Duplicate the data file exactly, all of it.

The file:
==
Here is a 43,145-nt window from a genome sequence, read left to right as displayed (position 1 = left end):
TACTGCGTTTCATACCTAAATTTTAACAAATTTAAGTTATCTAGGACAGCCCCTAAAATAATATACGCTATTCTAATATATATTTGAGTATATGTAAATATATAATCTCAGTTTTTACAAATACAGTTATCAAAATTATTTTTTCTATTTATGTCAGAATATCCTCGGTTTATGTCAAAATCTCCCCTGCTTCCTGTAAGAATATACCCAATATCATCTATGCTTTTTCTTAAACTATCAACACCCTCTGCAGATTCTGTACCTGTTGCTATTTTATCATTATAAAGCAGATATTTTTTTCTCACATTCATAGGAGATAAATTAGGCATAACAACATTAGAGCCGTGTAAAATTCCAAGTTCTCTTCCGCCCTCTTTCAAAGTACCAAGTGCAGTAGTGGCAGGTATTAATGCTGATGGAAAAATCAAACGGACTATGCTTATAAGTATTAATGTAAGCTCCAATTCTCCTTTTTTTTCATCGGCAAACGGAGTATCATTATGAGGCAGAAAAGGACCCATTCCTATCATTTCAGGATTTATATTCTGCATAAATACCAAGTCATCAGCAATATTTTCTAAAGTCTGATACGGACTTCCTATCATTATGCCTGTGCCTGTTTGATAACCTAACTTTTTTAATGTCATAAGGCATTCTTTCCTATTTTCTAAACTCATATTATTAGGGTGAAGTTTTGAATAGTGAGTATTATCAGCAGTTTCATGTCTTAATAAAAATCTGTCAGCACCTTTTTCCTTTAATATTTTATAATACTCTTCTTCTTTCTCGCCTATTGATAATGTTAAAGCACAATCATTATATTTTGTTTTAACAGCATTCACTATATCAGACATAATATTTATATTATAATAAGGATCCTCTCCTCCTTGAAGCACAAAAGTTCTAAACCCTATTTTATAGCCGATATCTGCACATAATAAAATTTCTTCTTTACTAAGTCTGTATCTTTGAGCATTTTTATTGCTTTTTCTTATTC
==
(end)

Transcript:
Here is a 43,145-nt window from a genome sequence, read left to right as displayed (position 1 = left end):
TACTGCGTTTCATACCTAAATTTTAACAAATTTAAGTTATCTAGGACAGCCCCTAAAATAATATACGCTATTCTAATATATATTTGAGTATATGTAAATATATAATCTCAGTTTTTACAAATACAGTTATCAAAATTATTTTTTCTATTTATGTCAGAATATCCTCGGTTTATGTCAAAATCTCCCCTGCTTCCTGTAAGAATATACCCAATATCATCTATGCTTTTTCTTAAACTATCAACACCCTCTGCAGATTCTGTACCTGTTGCTATTTTATCATTATAAAGCAGATATTTTTTTCTCACATTCATAGGAGATAAATTAGGCATAACAACATTAGAGCCGTGTAAAATTCCAAGTTCTCTTCCGCCCTCTTTCAAAGTACCAAGTGCAGTAGTGGCAGGTATTAATGCTGATGGAAAAATCAAACGGACTATGCTTATAAGTATTAATGTAAGCTCCAATTCTCCTTTTTTTTCATCGGCAAACGGAGTATCATTATGAGGCAGAAAAGGACCCATTCCTATCATTTCAGGATTTATATTCTGCATAAATACCAAGTCATCAGCAATATTTTCTAAAGTCTGATACGGACTTCCTATCATTATGCCTGTGCCTGTTTGATAACCTAACTTTTTTAATGTCATAAGGCATTCTTTCCTATTTTCTAAACTCATATTATTAGGGTGAAGTTTTGAATAGTGAGTATTATCAGCAGTTTCATGTCTTAATAAAAATCTGTCAGCACCTTTTTCCTTTAATATTTTATAATACTCTTCTTCTTTCTCGCCTATTGATAATGTTAAAGCACAATCATTATATTTTGTTTTAACAGCATTCACTATATCAGACATAATATTTATATTATAATAAGGATCCTCTCCTCCTTGAAGCACAAAAGTTCTAAACCCTATTTTATAGCCGATATCTGCACATAATAAAATTTCTTCTTTACTAAGTCTGTATCTTTGAGCATTTTTATTGCTTTTTCTTATTC